Around 800 Roman amphorae dating to the end of the 6th or the 7th century AD have been found scattered in Akrotiri-Dreamers Bay in Cyprus.
This discovery has also confirmed the shipwreck of a substantial vessel for that period, the international edition of Tornos News reports.
The survey was carried out by staff from the University of Southampton, Centre for Maritime Archaeology, as part of the Ancient Akrotiri Project, an ongoing collaborative research project on the peninsula conducted since 2015 and led by the University of Leicester.
Survey conducted by divers using underwater scooters, enabled wider coverage of the offshore approaches, identified new finds including numerous stone anchors and what appears to be the remains of a wreck carrying roof tiles, still of uncertain date.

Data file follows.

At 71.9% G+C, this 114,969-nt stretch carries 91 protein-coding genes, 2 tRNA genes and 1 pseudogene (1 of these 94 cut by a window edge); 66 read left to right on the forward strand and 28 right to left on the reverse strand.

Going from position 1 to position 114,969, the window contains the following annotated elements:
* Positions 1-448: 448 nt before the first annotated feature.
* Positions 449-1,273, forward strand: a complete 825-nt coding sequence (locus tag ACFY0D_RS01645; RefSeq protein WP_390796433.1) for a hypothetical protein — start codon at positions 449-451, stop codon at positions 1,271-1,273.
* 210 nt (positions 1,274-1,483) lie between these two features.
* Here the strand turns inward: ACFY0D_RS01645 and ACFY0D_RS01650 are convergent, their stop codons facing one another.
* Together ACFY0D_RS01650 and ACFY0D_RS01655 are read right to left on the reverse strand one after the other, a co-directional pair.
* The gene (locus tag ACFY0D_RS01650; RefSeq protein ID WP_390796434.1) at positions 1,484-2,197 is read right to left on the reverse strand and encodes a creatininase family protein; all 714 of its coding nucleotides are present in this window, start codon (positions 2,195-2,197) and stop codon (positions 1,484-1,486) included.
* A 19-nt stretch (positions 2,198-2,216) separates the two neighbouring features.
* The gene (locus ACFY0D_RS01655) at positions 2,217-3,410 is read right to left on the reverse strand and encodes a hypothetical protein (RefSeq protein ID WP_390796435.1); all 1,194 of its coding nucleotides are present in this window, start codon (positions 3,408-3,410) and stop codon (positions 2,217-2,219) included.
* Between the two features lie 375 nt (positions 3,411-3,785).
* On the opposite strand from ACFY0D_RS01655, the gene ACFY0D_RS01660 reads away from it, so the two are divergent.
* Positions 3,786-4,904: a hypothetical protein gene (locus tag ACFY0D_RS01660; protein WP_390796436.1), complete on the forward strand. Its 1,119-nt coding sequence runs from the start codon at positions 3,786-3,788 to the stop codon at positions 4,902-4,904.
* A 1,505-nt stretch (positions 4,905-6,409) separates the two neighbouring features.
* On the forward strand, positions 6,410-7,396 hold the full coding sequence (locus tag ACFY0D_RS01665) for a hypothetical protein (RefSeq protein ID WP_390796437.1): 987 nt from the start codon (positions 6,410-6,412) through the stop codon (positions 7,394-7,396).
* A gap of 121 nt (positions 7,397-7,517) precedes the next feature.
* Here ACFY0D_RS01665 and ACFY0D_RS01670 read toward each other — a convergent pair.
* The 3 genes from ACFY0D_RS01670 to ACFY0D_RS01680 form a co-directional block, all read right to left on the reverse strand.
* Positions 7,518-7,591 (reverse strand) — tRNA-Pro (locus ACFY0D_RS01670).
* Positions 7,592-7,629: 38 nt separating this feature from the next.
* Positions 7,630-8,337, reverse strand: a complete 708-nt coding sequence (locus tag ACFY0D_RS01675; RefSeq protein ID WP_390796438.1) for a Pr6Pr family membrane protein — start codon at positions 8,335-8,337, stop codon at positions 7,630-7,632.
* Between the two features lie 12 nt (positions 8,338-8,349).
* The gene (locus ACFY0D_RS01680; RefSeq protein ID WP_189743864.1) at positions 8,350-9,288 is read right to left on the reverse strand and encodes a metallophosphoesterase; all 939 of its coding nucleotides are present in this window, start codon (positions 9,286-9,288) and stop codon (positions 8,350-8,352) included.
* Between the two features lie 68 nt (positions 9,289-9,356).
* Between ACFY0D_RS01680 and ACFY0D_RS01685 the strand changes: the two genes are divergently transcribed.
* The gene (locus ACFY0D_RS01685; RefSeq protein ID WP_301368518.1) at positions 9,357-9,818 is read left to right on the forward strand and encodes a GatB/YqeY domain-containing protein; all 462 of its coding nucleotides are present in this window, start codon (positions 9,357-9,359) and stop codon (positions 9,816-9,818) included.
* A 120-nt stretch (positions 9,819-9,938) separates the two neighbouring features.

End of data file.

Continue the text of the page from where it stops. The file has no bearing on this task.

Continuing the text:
In 2018, their search documented the remains of the ancient breakwater submerged some 1-4m beneath the water. The team suspected that this dispersed and concreted concentration of largely homogenous ceramics located on an elevated, rocky outcrop to the east of the breakwater and the sheltered channel, was the remains of a shipwreck.
Between September 8 and 19, a second season of underwater investigation was conducted at Dreamer’s Bay on the southern shores of the Akrotiri Peninsula. The primary focus of the 2019 season was to complete a broader survey of the entire bay and the offshore approaches, and in particular to investigate an area to the east of the breakwater where a large amount of pottery was located in the previous season.
On Thursday 5 Dec, ceramics expert Dr Stella Demesticha of the University of Cyprus on Thursday confirmed various findings at the site as dating back to the end of the 6th or the 7th century AD and that the concentration of ceramics was indeed a shipwreck.